Wednesday, November 14, 2018

Heartbreak of Britain's homeless teens: Young girls reveal how they walk the streets all night because they are too scared to sleep rough

Stacey Dooley with homeless teenagers in Caitlin and Shelby in Manchester, who admit they often walk the streets all night as they're too proud, not to mention scared, to sleep rough

Stacey Dooley has uncovered the heartbreaking reality of the lives of homeless teenager, including girls who walk the streets at night because they're too scared to sleep rough and an 18-year-old whose 'home' is a tent under a filthy railway bridge. 
The presenter took to the streets for a BBC Children in Need special, which airs tonight, to meet with young people who are trying to survive as best they can with no home or family support. 
She met with 18-year-old Josh who was forced out of home when his mother got a new boyfriend, and Shelby who ended up on the streets after being given 28 days notice to find somewhere to live when she turned 18 after going into care at 14. 
The presenter was shocked by the difficulties they face, but was moved by their resilience and determination, especially by Josh who often gives up his bed in a hostel so a girl can take his place, as he fears for their safety on the streets. 
18-year-old Josh moved to Blackpool with his mother and siblings but when she met a new boyfriend, she told her son to leave home.
'She said there wasn't enough room, blocked my number, blocked every contact so I couldn't get hold of her,' he explained.
He receives help from the Streetlife centre, funded by Children in Need, but often turns down a bed at so that a young homeless woman can take his place.  
Speaking of his experience of sleeping on the street, he explained: 'You have to guard everything, hide your shoes in your sleeping bag. I hide my phone down my pants. Druggies come up to you and nick your stuff.
'You get people coming up to me in the night and I'm a lad. If it's a girl they're vulnerable. I don't let it happen.'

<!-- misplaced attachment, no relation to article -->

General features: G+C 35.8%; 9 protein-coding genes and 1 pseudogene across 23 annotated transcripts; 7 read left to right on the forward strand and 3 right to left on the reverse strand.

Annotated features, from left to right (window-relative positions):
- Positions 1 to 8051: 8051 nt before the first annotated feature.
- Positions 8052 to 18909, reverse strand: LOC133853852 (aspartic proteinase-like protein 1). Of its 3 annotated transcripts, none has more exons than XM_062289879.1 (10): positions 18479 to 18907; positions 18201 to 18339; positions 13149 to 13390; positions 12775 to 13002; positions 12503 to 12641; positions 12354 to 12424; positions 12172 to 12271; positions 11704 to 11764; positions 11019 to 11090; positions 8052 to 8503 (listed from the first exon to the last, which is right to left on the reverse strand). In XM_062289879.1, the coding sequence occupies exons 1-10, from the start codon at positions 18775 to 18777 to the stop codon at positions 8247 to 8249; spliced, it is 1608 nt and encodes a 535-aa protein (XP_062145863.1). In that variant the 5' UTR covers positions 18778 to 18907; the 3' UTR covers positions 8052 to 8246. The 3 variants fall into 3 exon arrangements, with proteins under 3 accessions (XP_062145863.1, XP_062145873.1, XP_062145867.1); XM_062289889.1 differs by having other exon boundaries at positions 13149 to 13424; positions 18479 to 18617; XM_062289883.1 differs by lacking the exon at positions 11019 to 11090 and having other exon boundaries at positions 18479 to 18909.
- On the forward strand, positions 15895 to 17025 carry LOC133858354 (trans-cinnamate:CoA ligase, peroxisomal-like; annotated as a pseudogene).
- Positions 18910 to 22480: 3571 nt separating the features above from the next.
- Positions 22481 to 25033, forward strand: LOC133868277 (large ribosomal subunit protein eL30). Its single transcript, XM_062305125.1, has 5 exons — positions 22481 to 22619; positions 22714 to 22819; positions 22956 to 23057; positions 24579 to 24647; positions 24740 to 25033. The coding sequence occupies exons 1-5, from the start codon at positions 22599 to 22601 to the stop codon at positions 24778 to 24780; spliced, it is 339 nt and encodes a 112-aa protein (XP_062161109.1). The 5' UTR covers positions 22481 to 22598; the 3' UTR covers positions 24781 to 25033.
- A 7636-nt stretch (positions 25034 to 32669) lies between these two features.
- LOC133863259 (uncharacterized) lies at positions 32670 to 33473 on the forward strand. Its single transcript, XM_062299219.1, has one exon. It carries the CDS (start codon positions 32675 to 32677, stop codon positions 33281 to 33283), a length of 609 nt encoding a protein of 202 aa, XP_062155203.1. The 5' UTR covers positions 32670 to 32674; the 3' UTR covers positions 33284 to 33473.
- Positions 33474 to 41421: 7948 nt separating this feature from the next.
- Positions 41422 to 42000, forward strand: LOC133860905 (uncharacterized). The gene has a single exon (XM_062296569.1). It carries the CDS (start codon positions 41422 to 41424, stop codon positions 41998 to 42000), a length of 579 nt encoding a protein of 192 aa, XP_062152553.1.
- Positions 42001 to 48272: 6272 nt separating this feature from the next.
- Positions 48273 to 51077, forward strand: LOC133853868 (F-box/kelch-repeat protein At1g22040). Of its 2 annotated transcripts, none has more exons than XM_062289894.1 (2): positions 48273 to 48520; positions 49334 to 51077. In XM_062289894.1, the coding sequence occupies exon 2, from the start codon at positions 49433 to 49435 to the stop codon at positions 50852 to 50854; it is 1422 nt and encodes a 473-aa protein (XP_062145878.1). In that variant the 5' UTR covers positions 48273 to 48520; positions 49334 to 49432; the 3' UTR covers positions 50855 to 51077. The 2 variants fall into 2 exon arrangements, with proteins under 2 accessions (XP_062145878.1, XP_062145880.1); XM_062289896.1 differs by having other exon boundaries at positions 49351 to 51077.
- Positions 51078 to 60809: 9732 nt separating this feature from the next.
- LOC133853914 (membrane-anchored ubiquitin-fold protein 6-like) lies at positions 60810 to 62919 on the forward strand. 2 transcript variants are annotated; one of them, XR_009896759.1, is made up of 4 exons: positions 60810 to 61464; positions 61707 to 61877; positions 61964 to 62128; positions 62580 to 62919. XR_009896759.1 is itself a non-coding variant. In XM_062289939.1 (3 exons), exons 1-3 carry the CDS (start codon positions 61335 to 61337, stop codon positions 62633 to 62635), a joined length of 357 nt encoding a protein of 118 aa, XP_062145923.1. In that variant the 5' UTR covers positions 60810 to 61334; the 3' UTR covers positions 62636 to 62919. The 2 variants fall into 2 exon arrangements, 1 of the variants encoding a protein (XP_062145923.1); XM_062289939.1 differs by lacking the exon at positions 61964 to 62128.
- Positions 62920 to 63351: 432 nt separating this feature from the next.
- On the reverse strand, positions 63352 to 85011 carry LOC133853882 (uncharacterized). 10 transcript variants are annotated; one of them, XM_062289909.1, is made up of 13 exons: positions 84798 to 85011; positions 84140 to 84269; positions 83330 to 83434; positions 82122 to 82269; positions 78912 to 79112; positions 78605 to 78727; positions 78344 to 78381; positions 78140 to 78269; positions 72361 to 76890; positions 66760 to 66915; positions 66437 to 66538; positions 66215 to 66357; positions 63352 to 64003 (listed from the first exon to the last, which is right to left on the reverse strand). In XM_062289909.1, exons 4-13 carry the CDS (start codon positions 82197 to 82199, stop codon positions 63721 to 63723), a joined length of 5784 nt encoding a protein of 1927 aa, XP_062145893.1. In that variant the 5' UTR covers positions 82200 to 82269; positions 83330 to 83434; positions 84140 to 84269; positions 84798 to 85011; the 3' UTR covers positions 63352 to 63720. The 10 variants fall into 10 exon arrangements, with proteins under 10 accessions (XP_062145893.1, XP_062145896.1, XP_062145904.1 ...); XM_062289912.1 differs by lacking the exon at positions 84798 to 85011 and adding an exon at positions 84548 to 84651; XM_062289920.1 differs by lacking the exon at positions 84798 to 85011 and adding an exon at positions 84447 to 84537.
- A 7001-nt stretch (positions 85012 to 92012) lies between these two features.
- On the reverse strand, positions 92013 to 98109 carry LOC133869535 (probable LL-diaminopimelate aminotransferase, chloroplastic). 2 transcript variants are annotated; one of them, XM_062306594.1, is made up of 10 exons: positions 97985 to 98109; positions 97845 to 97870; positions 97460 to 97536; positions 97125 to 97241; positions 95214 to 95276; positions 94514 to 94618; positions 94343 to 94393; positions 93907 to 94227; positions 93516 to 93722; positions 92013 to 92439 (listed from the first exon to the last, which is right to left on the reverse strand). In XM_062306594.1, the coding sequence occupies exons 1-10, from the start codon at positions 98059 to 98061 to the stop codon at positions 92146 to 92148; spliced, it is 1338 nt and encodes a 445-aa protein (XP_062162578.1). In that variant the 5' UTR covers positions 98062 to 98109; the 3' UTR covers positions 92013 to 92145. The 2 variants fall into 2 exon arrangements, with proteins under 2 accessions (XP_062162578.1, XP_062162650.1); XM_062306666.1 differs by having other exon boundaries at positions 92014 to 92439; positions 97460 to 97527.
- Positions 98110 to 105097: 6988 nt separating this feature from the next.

The qualified mechanic lost his job when he no longer had a fixed address and now works in a takeaway on a zero hours contract. 
But working goes hand-in-hand with sleeping on the street as by the time he finishes at 11pm, he's missed the deadline to get a place at the Streetlife centre and has to bed down outside with a sleeping bag.
His manager has offered him a B&B but he's turned it down, pretending he has somewhere to stay as he doesn't like relying on anyone. 
Josh started working at the age of 16 and was incredibly proud to be a mechanic.  
'Three years ago I didn't expect to be in this situation. But in another three years, I might have a good job and a good house and someone who gives a s*** about me.'
Shelby has been homeless in Manchester for several months after being forced to fend for herself when she turned 18, after being in care from the age of 14.  
'They gave me 28 days notice and on the last day said you've got to present yourself homeless,' she explained. 
'My situation's s***. I've just got to get on with it.'
The teenager says she hardly ever sleeps on the streets because she's too scared, and if she can't stay with a friend she and her friends walk to the streets rather than sleeping rough.  
'We just walk around. We don't want to look homeless. We'll get robbed if we go to sleep. It's everyone man for themselves around here,' she explained. 
'My day to day concerns are completely different to any other 19-year-old girl's concerns,' she told Stacey. 
'Mine's where are my going to wash my clothes, where am I going to have a wash, I need to get something to eat, I have no money, I've got no home. I've got no mirror to do my make-up in.
'Living in a tent, I think it makes you depressed.'
Caitlin did have a job in a fast food outlet, but couldn't balance working with living on the streets. 
'I don't want to go and work from here. I don't want to show up, I think I'd be upset. I get down sometimes where I don't want to get out of bed.
'I do get down a lot. It's probably why I'm always smiling and laughing. If you've got something wrong you have to get up and fix it
'There's no point in sitting there crying. Otherwise you get literally trapped in this loop.'
The teenager knew she wanted to move out of her parents' home when she was 14 when her relationship with her mother broke down.  
'Just home life wasn't very good and there was a lot of issues. It was the right thing for me at the time,' she said.
The ambitious youngster wanted to be able to focus on her GCSEs and worked with her housing officer Charlie to find a solution. 
She now lives with temporary foster parents and hopes to go to university to study medicine.
'Not having a home makes you just feel worried, it’s very exhausting. I was constantly stressed - I didn’t really know what to do,' she explained. 
'I didn’t know how to deal with myself and my own emotions, so I think it does really affect your mental health.
'As a teenager, your emotions feel so heightened all the time so to have to put all that stress on top of what you’re going through already, it really does affect you.
'I think everybody needs a home or a safe place to be, otherwise you can’t really move on with your life.' 

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